•              |  22   Work-­‐life  Balance     Family is very important to Danes and therefore balancing work and domestic life is not too complex. A normal working week is from Monday to Friday and office hours are usually between 8 a.m. and 5 p.m. Women work an average of 35 hours a week compared to 41 hours a week for men. As the family life of employees is generally respected by Danish employers, it is not uncommon for many Danish workplaces to give you the opportunity to adjust your working hours based on your family’s needs. It is quite usual for Danes to live relatively close to their place of work which means that less time is spent on commuting. Most workers hurry home after finishing work on time and family members normally gather together for supper. This is why business negotiations tend to take place at lunch instead of dinner although long business lunches are uncommon. Danes value their spare time highly which means that when they work, they work intensively but leave quite early to go home. Business people should not routinely expect to meet with their Danish counterparts after 4 p.m. on weekdays. Do not plan meetings for Saturdays, Sundays, or on national holidays. Not all Danes appreciate breakfast meetings, which should only be scheduled with due consideration to the particular situation. People in higher positions often have the opportunity to work flexible hours and suit their working hours to their other needs. Danes also have the right to five weeks’ holiday a year, of which three weeks can always be taken consecutively during the school summer vacation period. Children are prioritized in Danish society and they are given space. Danes raise their kids in a way that puts an emphasis on such things as participation in decision-making and dialogue. All small children aged 0-6 in Denmark are offered day care, either in a Kindergarden or in a private home. The Danish work environment reflects many aspects within Danish culture such as equality and tolerance. There is a tradition for delegating responsibility, allowing employees to participate in decision- making and investing in their further education and competence development. The well-developed welfare system enables women to participate fully in the labour market. Denmark is one of the most progressive countries in the world with regard to gender equality within the work place and it has the greatest percentage of women working outside the home in comparison to other European countries. The participation rate of women is therefore high and many women (around 19%) hold top positions in Danish companies. National  holidays   Mandatory vacation is five weeks and up to five more days per year plus local holidays. At least three weeks are taken during the summer. School summer vacation is from about June 20th to about August 8th, and generally, business is slow during that period as many executives are out of the office. Some companies close completely. It is not advisable to schedule business meetings or other business activities in Denmark from late June to early August, from December 20th – January 5th, or during Easter week. nessculture.org     Content  Denmark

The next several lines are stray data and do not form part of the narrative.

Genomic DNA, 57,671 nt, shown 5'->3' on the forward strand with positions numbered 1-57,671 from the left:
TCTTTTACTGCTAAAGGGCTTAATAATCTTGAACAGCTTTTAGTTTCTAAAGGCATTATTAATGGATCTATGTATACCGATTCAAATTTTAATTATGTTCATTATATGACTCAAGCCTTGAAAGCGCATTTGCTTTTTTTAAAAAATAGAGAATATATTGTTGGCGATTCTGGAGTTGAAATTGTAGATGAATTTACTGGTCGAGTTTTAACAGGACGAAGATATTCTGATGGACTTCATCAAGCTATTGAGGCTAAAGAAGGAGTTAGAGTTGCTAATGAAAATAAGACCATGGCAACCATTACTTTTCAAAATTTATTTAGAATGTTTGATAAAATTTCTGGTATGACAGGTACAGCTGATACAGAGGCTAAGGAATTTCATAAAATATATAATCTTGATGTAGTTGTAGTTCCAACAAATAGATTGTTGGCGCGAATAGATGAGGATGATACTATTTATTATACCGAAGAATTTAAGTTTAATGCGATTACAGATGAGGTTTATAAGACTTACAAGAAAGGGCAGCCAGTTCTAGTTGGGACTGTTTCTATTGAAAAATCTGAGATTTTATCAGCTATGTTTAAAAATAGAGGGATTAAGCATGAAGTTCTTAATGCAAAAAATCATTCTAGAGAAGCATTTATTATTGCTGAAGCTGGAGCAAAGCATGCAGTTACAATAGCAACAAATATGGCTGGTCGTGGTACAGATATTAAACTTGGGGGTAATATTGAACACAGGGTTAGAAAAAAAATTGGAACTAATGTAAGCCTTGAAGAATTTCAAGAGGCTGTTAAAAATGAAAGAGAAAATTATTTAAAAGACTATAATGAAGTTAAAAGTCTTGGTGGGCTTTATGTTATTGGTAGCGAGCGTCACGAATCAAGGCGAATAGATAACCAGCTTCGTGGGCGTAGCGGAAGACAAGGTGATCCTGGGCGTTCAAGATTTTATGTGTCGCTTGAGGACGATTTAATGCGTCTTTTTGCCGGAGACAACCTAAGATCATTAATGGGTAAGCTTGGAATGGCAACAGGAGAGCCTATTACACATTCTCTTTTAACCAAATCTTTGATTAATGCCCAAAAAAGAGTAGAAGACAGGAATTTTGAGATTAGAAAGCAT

•              |  23   Working  hours   A normal working week runs from Monday to Friday and office hours are usually between 8 a.m. or 8.30 a.m. and 5 p.m. Women work an average of 35 hours a week compared to 41 hours a week worked by men. However, 9 percent of the Danish workforce works more than 49 hours a week. Working overtime is often compensated by time off in lieu. There is no legislation regulating working hours in the private sector, but individual contracts and collective labour agreements take care of settling working hours. An employee should not be made to work in excess of an average of 48 hours a week over the course of a 4 month period, following the EU Working Time directive. Danish lunch breaks are often just 30 minutes long and instead of going home you would usually have lunch with your colleagues. Many bigger companies have canteen facilities, while in other places you have either to bring your own lunch or buy take away food. Health  insurance   In the case of emergency or where urgent help is required, you should dial 112. Hospital assitance is available and accessible for everyone staying in Denmark in the case of emergencies, accidents and the sudden worsenings of illnesses. Although emergency medical treatment is free of charge, the patient will be charged for follow-up care. Therefore, it is advisable to have travel insurance to cover any extra costs. The nationals of the European Economic Area (EEA) who are covered by the public health insurance of that country will be similarly covered by public health insurance when they move to Denmark. If you move from a non-Nordic country which is not a member of the EC/EAA you will normally have a six week quarantine period before having access to public health services. Denmark has a state-run health system. Financing, planning and management are the responsibility of the authorities. The services are financed through income tax and there is only one legal state-run health insurance. If you are domiciled in Denmark and you are paying taxes, you will also be insured in Denmark. No separate health insurance fees have to be paid. The public health care service (health insurance) covers hospitalization and medical consultations and also subsidizes medicines and a range of treatments. nessculture.org     Content  Denmark